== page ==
Spotlight Exclusives

Ending Summer Hunger

Diana Aviv, Feeding America Diana Aviv, Feeding America, posted on

Thirteen-year-old Avery is a typical American teenage girl. She works hard in school, enjoys time with her friends, and plays the trumpet. She loves her brothers, Cody and Collin, and enjoys playing games with them in the backyard. Avery is also among the one in five children across the nation who are food insecure. This term, used by the US Department of Agriculture, means not having reliable access to sufficient quantities of affordable, nutritious food.

Avery’s parents, Samantha and Cornell, earn $22,000 annually. During the school year, the family of five struggles to make ends meet. Summers are extra difficult because the children no longer benefit from free, nutritious breakfasts and lunches at school. Money is also tight because Samantha is a school health aide and, like many public school employees, she doesn’t get a paycheck in June, July, or August. Covering the rent and utility bills as well as feeding three kids is an epic struggle, one that’s all too familiar to families across America.

During the school year, 22 million youth receive free or reduced-priced meals nationwide. When school is out, the Summer Food Service Program (SFSP) kicks in. This federal program provides kids age 18 and younger with access to healthy, balanced meals. But in the summer months, only 18 percent of all children who receive free or reduced-price school lunches during the school year get summer meals. Hunger can have a lasting effect on kids’ physical, cognitive, and behavioral development.  Without ample food and proper nutrition, kids can’t learn or play and often struggle to achieve their full potential.

What drives summer hunger among children? One big reason is a lack of access to meal sites. Some kids don’t live near a bus or rail system; others might be too young to cross a busy highway alone. Still others may have nowhere to go because the only meal site nearby is the local school, which is closed during the summer. Few working parents can drive long distances for lunch in the middle of the day. And finally, extreme weather sometimes prevents kids from reaching a meal site. Even an adult would find walking a few blocks difficult in 100-degree heat. Imagine a child attempting such an undertaking.

We can fix this problem. First, we need to change current federal law that rigidly requires that children consume meals at specific locations. In rural sites and other hard to reach areas, the program should allow schools, nonprofits, community centers, and other approved agencies to bring meals to kids. Second, we should allow states to provide low-income families with a summer electronic grocery card to purchase food for their children when school is out.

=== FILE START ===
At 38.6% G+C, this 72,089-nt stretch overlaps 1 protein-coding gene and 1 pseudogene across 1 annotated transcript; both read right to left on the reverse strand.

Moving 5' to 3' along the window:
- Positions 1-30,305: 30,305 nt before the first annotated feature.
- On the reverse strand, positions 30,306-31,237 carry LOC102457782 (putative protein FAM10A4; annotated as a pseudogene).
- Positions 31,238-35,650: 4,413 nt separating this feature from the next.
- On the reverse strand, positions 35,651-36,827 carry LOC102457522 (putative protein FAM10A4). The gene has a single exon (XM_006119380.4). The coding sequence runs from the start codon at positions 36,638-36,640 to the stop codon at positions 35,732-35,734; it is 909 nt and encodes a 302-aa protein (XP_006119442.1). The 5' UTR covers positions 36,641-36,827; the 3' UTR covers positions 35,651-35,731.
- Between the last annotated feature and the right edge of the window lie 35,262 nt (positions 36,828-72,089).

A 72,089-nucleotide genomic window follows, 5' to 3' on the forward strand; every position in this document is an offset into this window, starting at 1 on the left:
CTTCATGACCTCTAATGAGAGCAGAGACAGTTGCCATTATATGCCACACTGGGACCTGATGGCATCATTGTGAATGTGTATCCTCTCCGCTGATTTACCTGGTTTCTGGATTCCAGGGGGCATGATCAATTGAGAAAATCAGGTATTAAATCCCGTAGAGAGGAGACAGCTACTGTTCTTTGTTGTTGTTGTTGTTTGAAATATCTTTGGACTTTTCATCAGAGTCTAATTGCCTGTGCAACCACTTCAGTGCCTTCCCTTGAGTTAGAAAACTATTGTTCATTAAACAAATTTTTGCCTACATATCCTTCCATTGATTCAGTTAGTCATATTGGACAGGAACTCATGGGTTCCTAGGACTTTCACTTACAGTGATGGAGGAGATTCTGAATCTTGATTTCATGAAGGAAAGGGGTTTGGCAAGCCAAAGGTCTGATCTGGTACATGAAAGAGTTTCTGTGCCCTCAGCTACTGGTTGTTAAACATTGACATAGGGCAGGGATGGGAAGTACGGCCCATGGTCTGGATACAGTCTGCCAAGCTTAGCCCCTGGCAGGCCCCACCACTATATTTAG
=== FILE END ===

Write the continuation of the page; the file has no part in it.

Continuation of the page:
The USDA has tested both of these initiatives. They have proven to be efficient, safe, practical solutions that maintain strong national standards and accountability.

Fortunately, Congress has the power to implement these changes. Every five years, it must re-assess a package of anti-hunger programs, including summer meals. Our lawmakers are reviewing this legislation now. We should remind them that ending childhood hunger is a national imperative – not a partisan issue. Our comprehensive research, the Map the Meal Gap 2016 study, found that food insecurity exists in every single county of America.

Avery is among those affected. She volunteers in the pantry at the Rising Hope Mission Church and helps her Mom grow vegetables in their garden. Even so, she knows her family struggles to put food on the table. She also knows not to expect presents for her birthday. It falls in August, when there is little money for food, much less items like birthday gifts.

A hallmark of a successful society is how well we care for the next generation. America, one of the most prosperous countries in the world, shouldn’t allow millions of kids to go hungry each summer. You can help by urging your elected official to close the summer meal gap for Avery, her brothers, and all of our children.

Diana Aviv is the CEO of Feeding America, the largest domestic hunger-relief organization in the nation. Feeding America provides meals to 12 million children every year through a nationwide network of 200 local food banks. Feeding America food banks helped distribute more than 10 million meals to children at more than 5,000 sites this summer. To learn more about how you can help nationally, visit:

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